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Friday, 10 April 2015

Designing and Making Children's Hats and Caps Part 7

In today's blog we will be making the round beret of the pattern we designed in the first few blogs. I will attach a cap to this beret, but it is also possible to make the beret without a cap, as I will show you in the next blog. The patterns can be downloaded from here. Here is a summary of the blogs:
Part 1 - Conceptualization
Part 2 - Design the basic pattern
Part 3 - Variation: design a round beret
Part 4 - Variation: design a flower beret
Part 5 - Constructing the flat top cap
Part 6 - Variation: sew an open cap
Part 7 - Variation: sew a round beret
Part 8 - Variation: sew a flower beret

Pattern Layout
My intention is to make the beret fully reversible. With this in mind, I cut 2 headbands from a gingham fabric. I want the headband to be very narrow, so I take the liberty to adjust the width to my liking. Actually, I cut the headband on the fold and will simply cut it in two a little later.

I cut two cap patterns from a second fabric as well as 1 ring and 1 lid. The pattern has a very definite direction and I need to take this into consideration when laying out the pattern.

I cut a second ring and lid from a third fabric. If you do not want to make a reversible hat, these pieces can be cut from lining.

I cut two cap inserts from a stiff denim. This will be used to stiffen the cap with.

I cut vilene stiffening for the denim as well as the headband. I am already working with a very stiff fabric and won't be stiffening the cap's outer fabric. If the fabric was flimsy, I would have done so.

Iron the vilene on the required pieces.

I lay the denim inserts on top of each other and join them by randomly sewing zigzag stitching all over.

Construct the Cap
Lay the cap pieces on top of each other with right sides facing.

Stitch the outside of the cap with a seam allowance of 1,5 cm.

Trim the excess fabric by cutting notches in the seam line, as well as to cut the seam closer to the stitching.

Having created space for the excess fabric, turn the cap right side out.

Iron the cap flat.

Insert the inner to stiffen the cap.

I wanted to show you an alternative to the top stitching we did in the previous blog. This time I set my machine to a simple embroidery stitch. I could have used a high contrast thread, but opted to stay with the pink I was already using. I did not want the top-stitching to be too prominent.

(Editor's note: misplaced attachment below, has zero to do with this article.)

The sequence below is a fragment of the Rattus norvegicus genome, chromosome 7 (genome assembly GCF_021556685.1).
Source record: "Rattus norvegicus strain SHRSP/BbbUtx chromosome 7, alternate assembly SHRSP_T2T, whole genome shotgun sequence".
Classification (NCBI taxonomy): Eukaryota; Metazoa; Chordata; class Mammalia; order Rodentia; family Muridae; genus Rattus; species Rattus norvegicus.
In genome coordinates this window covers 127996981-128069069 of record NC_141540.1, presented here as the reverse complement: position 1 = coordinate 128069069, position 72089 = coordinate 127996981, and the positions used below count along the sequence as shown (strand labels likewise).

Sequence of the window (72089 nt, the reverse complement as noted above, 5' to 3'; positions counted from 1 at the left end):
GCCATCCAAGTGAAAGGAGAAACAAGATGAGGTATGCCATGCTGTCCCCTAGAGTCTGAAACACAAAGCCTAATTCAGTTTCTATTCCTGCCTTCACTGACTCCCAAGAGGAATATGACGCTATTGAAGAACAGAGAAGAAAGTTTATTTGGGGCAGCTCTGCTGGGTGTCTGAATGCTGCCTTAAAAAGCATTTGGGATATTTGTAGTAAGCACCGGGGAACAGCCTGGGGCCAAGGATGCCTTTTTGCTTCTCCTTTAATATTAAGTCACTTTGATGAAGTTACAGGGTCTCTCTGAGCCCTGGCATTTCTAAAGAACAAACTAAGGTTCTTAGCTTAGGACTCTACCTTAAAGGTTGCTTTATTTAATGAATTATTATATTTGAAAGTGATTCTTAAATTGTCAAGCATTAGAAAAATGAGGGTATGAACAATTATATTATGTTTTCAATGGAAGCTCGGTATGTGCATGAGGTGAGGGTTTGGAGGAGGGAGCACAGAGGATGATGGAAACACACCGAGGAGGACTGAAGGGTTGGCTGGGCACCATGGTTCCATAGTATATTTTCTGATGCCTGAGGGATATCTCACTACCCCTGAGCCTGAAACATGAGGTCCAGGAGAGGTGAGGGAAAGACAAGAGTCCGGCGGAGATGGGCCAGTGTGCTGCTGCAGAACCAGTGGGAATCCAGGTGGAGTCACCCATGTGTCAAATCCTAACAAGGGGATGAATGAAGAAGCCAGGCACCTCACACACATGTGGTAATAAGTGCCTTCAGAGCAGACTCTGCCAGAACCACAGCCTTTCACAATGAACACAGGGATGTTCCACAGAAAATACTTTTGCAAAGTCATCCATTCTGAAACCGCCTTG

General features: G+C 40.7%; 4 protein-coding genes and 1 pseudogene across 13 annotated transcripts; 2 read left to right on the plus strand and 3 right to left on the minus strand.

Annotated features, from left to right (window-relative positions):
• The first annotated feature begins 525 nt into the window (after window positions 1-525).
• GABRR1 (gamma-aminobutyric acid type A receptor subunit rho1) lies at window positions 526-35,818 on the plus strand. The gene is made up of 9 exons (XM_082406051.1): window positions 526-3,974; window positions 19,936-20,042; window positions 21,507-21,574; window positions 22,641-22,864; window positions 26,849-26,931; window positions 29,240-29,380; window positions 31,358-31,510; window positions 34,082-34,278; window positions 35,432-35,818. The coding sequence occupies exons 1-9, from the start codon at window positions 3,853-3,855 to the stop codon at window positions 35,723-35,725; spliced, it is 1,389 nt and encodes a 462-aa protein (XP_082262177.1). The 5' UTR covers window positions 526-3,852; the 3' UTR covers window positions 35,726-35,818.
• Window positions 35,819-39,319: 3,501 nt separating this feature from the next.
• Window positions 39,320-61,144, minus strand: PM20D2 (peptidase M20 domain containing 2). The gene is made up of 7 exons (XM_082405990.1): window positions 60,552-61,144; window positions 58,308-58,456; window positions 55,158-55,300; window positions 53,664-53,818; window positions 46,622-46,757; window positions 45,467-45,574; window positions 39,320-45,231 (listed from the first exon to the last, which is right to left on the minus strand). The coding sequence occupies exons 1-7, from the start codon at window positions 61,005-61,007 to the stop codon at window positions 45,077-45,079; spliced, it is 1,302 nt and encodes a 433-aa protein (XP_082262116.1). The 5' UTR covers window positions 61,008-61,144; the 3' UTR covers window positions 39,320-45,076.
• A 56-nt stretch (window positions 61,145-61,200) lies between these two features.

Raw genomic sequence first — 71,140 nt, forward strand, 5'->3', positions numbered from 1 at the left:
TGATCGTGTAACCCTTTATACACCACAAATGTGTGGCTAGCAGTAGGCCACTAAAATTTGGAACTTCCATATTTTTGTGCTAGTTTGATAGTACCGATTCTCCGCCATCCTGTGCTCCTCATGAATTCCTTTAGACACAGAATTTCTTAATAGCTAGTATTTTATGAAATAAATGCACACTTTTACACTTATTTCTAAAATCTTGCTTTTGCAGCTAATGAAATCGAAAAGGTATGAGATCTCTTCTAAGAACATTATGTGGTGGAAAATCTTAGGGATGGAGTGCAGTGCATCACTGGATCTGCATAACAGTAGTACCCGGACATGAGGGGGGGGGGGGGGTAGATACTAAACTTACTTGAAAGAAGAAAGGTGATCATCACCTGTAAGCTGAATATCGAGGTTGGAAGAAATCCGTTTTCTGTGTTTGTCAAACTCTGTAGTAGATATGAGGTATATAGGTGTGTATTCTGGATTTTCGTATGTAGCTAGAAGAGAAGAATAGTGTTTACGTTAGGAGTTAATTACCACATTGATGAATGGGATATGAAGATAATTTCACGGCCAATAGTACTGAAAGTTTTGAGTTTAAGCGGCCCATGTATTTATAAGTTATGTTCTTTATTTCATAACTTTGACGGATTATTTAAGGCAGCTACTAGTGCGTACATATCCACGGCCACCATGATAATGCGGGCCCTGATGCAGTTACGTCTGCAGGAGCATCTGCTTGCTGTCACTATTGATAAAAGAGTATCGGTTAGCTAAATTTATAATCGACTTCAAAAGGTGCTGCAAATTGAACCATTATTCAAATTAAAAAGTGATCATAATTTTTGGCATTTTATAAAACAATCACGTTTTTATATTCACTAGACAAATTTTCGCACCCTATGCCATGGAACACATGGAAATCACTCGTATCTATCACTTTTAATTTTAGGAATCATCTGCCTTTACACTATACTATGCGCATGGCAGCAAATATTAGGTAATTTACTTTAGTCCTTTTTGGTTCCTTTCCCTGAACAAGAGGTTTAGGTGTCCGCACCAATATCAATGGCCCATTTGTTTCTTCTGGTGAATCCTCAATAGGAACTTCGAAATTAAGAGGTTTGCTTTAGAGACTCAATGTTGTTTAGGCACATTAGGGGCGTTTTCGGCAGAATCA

I stitch all aroud the outer edge of the cap, maintaining the same distance from the side throughout.

This is the result. This step is of course optional.

Attaching the Cap to the Headband
I still needed to cut my band in two in the length in did so now. I then found the centre on one of the headbands as well as the cap. I attached the two at the centre. 

I pinned the headband to the cap as illustrated.

 I then attached the second headband in the same fashion, sandwiching the cap between the two bands.

I stitched from one end of the headband, through the centre where the cap was (a tricky part) and all the way through to the other end of the headband. Seam allowance is 1,5 cm.

I put the two ends of the headband on top of each other, right sides facing and sewed it with a 1,5 cm seam allowance.

It is very important to iron this seem open. I used the opportunity to iron the headband flat as well.

Constructing the Beret Tops
Whatever you do with the fabric, you will repeat with the lining in this part of the construction. That is why every step will show you two photos, reminding you to repeat the step with the other part as well. Start by laying the ring and the lid on top of each other, right sides facing. Pin this in place.

Sew all around the outer edge, allowing 1,5 cm for the seam.

Trim the excess fabric in the seam to ensure a smooth line when you turn the fabric right side out. If your beret is not going to be reversible, you can put the lining aside and don't need to do this step or any of the ones to follow in this section.

Cut notches in the seam to make it easier to turn the beret inside out.

Now turn the berets inside out.

Iron the berets flat.

Attaching the Berets to the Headband
Put the lining (or second beret) inside the beret. This time the wrong sides should be facing. Pay very close attention to this. If you are making a reversible beret, you will have to turn ONE of the berets inside out again.

Pin the insides of the berets to each other with lots of pins, spaced 2-3 cm apart.

When designing the pattern, we worked a 1,5 cm seam allowance into the inner circle, effectively making the space too small for the head to fit. We now need to make space for the head. Cut approximately 1 cm into the fabric, making a small snip between each of the pins. Do NOT cut 1,5 cm into the fabric. Because we have a circle, a large portion of the fabric is automatically on the bias and will give way to make up for the extra space we need.

Fold the headband open and pin the band to the berets as shown. The right side of the fabric of the outer beret should face the right side of the fabric of the headband. Pin the inner circle of the beret to the band. You might have to stretch the circle a bit to fit the band. Keep working round and round until you have the perfect fit.

Sew all around, allowing 1,5 cm for the seam.

Turn the beret inside out, fold the headband back and pin the top of the headband to the beret. Fold the seam allowance of the headband in as you pin it all around.

Sew by hand to close the beret, tucking all the seams neatly inside.

This is what the beret looks like turned inside out.

And this is what it looks like on my niece's head.

In the next blog I will show you how to make a flower variation of the beret.

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Remember to keep nurturing your TALENT for making PRETTY things.
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